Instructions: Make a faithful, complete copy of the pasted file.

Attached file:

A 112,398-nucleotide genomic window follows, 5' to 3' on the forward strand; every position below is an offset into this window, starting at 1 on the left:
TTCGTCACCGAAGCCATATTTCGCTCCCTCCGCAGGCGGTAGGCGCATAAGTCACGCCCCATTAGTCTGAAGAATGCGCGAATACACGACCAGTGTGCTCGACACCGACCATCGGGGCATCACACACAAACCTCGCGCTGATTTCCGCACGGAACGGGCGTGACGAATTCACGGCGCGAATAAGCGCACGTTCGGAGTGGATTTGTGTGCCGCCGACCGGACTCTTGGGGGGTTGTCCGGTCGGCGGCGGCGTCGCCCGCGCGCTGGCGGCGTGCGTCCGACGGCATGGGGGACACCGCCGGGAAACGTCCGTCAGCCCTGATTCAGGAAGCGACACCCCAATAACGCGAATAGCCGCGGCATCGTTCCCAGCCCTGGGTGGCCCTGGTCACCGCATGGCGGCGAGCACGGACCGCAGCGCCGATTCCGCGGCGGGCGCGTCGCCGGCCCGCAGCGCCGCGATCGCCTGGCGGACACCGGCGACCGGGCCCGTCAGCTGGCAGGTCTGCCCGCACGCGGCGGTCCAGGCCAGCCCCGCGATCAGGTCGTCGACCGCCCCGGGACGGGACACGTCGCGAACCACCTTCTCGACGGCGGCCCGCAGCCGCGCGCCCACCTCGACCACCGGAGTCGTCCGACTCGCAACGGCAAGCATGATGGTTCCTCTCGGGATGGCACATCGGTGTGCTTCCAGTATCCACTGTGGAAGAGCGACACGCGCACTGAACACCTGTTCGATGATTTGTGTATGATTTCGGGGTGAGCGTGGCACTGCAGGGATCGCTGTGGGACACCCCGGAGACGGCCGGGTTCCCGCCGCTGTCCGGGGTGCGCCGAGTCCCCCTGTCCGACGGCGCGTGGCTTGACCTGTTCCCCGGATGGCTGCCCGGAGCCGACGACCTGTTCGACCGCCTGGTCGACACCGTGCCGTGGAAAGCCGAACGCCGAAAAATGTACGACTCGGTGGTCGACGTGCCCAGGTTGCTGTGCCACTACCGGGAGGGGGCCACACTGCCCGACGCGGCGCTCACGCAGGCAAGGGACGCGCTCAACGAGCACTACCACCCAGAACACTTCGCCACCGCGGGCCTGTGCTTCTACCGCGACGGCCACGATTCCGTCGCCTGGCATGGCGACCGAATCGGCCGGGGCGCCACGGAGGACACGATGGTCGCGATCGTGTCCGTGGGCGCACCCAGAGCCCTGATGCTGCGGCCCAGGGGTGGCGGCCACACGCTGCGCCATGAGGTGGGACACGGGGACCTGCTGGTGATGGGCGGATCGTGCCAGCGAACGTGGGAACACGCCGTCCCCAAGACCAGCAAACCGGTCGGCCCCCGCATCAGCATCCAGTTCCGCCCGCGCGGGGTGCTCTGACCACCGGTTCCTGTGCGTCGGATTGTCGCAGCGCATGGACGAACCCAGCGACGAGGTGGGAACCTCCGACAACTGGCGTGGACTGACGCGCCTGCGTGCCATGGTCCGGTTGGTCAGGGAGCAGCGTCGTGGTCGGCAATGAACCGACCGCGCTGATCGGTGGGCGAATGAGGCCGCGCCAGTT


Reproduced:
A 112,398-nucleotide genomic window follows, 5' to 3' on the forward strand; every position below is an offset into this window, starting at 1 on the left:
TTCGTCACCGAAGCCATATTTCGCTCCCTCCGCAGGCGGTAGGCGCATAAGTCACGCCCCATTAGTCTGAAGAATGCGCGAATACACGACCAGTGTGCTCGACACCGACCATCGGGGCATCACACACAAACCTCGCGCTGATTTCCGCACGGAACGGGCGTGACGAATTCACGGCGCGAATAAGCGCACGTTCGGAGTGGATTTGTGTGCCGCCGACCGGACTCTTGGGGGGTTGTCCGGTCGGCGGCGGCGTCGCCCGCGCGCTGGCGGCGTGCGTCCGACGGCATGGGGGACACCGCCGGGAAACGTCCGTCAGCCCTGATTCAGGAAGCGACACCCCAATAACGCGAATAGCCGCGGCATCGTTCCCAGCCCTGGGTGGCCCTGGTCACCGCATGGCGGCGAGCACGGACCGCAGCGCCGATTCCGCGGCGGGCGCGTCGCCGGCCCGCAGCGCCGCGATCGCCTGGCGGACACCGGCGACCGGGCCCGTCAGCTGGCAGGTCTGCCCGCACGCGGCGGTCCAGGCCAGCCCCGCGATCAGGTCGTCGACCGCCCCGGGACGGGACACGTCGCGAACCACCTTCTCGACGGCGGCCCGCAGCCGCGCGCCCACCTCGACCACCGGAGTCGTCCGACTCGCAACGGCAAGCATGATGGTTCCTCTCGGGATGGCACATCGGTGTGCTTCCAGTATCCACTGTGGAAGAGCGACACGCGCACTGAACACCTGTTCGATGATTTGTGTATGATTTCGGGGTGAGCGTGGCACTGCAGGGATCGCTGTGGGACACCCCGGAGACGGCCGGGTTCCCGCCGCTGTCCGGGGTGCGCCGAGTCCCCCTGTCCGACGGCGCGTGGCTTGACCTGTTCCCCGGATGGCTGCCCGGAGCCGACGACCTGTTCGACCGCCTGGTCGACACCGTGCCGTGGAAAGCCGAACGCCGAAAAATGTACGACTCGGTGGTCGACGTGCCCAGGTTGCTGTGCCACTACCGGGAGGGGGCCACACTGCCCGACGCGGCGCTCACGCAGGCAAGGGACGCGCTCAACGAGCACTACCACCCAGAACACTTCGCCACCGCGGGCCTGTGCTTCTACCGCGACGGCCACGATTCCGTCGCCTGGCATGGCGACCGAATCGGCCGGGGCGCCACGGAGGACACGATGGTCGCGATCGTGTCCGTGGGCGCACCCAGAGCCCTGATGCTGCGGCCCAGGGGTGGCGGCCACACGCTGCGCCATGAGGTGGGACACGGGGACCTGCTGGTGATGGGCGGATCGTGCCAGCGAACGTGGGAACACGCCGTCCCCAAGACCAGCAAACCGGTCGGCCCCCGCATCAGCATCCAGTTCCGCCCGCGCGGGGTGCTCTGACCACCGGTTCCTGTGCGTCGGATTGTCGCAGCGCATGGACGAACCCAGCGACGAGGTGGGAACCTCCGACAACTGGCGTGGACTGACGCGCCTGCGTGCCATGGTCCGGTTGGTCAGGGAGCAGCGTCGTGGTCGGCAATGAACCGACCGCGCTGATCGGTGGGCGAATGAGGCCGCGCCAGTT